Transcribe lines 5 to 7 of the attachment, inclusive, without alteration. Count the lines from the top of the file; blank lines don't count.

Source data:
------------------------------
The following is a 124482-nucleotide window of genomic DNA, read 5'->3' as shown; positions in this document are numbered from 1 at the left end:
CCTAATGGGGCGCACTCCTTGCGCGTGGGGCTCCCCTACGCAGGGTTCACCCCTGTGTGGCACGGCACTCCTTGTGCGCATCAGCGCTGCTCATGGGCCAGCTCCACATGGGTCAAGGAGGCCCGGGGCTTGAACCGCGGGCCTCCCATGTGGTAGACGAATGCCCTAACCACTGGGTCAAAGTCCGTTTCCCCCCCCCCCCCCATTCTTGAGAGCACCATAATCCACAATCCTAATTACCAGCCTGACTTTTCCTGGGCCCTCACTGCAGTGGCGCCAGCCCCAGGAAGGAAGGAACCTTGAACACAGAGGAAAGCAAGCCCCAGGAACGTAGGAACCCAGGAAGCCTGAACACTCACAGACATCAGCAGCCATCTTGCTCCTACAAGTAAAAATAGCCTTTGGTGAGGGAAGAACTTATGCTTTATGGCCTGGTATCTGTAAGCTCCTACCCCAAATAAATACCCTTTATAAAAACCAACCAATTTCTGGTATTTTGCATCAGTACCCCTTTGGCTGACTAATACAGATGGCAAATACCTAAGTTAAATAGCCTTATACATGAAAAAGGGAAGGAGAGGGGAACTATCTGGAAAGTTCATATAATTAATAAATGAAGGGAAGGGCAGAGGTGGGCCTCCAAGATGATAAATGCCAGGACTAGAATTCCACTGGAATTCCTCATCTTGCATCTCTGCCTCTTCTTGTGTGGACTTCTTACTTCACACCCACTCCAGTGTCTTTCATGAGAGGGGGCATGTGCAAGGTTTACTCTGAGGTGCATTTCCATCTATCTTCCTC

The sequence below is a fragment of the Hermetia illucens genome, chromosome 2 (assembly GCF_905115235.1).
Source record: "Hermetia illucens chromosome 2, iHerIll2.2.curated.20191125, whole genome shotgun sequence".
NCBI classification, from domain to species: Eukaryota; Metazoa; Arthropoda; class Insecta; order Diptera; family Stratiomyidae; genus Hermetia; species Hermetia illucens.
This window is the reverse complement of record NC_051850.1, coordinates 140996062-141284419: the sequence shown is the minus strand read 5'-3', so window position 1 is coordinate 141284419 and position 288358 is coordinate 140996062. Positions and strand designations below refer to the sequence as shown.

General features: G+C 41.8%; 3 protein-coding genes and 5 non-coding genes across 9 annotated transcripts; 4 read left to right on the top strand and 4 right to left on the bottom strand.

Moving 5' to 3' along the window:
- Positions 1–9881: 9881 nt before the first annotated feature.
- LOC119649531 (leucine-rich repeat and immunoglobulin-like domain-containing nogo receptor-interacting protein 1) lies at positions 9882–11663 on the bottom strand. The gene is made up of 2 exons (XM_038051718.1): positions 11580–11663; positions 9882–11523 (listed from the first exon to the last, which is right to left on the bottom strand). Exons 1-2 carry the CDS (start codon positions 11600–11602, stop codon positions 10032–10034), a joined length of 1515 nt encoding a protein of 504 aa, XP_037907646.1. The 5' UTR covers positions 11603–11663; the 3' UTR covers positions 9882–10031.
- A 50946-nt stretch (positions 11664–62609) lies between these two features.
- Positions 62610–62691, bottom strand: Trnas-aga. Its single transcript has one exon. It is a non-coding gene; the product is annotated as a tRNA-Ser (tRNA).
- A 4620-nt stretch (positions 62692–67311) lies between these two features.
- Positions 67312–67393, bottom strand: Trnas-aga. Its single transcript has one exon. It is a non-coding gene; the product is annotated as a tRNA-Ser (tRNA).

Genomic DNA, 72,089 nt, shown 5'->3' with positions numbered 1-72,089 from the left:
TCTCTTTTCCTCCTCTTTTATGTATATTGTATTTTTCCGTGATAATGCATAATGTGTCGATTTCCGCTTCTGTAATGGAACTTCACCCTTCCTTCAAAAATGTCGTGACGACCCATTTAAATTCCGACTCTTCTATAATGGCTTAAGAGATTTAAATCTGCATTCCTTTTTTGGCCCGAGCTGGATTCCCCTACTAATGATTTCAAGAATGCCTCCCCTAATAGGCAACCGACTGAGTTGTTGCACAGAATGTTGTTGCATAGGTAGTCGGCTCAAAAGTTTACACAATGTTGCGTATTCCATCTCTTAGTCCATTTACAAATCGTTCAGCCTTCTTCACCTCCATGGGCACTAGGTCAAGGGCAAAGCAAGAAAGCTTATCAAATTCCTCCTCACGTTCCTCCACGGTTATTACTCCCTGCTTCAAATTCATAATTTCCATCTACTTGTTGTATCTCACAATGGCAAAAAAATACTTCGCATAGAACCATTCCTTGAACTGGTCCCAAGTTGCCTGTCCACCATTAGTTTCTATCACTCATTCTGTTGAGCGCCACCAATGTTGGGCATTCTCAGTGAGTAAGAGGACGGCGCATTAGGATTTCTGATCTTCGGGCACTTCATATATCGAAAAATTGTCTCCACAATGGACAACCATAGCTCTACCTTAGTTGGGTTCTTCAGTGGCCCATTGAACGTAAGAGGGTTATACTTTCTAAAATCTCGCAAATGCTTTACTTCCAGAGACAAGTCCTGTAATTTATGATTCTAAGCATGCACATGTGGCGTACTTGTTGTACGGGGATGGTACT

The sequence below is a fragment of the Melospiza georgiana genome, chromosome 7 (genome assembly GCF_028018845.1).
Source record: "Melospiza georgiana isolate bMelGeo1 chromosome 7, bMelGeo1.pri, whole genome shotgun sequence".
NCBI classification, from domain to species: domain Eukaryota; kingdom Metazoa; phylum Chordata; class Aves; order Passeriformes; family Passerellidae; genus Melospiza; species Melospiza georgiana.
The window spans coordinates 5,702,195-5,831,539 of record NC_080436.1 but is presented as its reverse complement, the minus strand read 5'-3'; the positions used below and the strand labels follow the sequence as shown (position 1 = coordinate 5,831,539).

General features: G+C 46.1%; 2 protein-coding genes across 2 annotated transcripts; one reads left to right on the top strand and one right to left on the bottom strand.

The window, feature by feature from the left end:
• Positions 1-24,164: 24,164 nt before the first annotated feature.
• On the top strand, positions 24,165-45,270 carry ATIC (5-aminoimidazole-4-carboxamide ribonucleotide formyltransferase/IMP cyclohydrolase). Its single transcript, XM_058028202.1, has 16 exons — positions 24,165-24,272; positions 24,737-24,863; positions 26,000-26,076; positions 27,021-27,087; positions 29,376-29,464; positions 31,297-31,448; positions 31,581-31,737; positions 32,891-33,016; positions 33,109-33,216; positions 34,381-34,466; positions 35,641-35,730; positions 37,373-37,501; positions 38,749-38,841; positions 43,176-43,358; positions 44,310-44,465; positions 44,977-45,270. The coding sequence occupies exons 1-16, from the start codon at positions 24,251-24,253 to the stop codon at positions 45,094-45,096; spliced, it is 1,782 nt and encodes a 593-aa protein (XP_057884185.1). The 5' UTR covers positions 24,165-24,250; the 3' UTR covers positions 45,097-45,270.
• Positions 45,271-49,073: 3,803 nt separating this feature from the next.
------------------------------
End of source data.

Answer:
NCBI classification, from domain to species: Eukaryota; Metazoa; Arthropoda; class Insecta; order Diptera; family Stratiomyidae; genus Hermetia; species Hermetia illucens.
This window is the reverse complement of record NC_051850.1, coordinates 140996062-141284419: the sequence shown is the minus strand read 5'-3', so window position 1 is coordinate 141284419 and position 288358 is coordinate 140996062. Positions and strand designations below refer to the sequence as shown.

General features: G+C 41.8%; 3 protein-coding genes and 5 non-coding genes across 9 annotated transcripts; 4 read left to right on the top strand and 4 right to left on the bottom strand.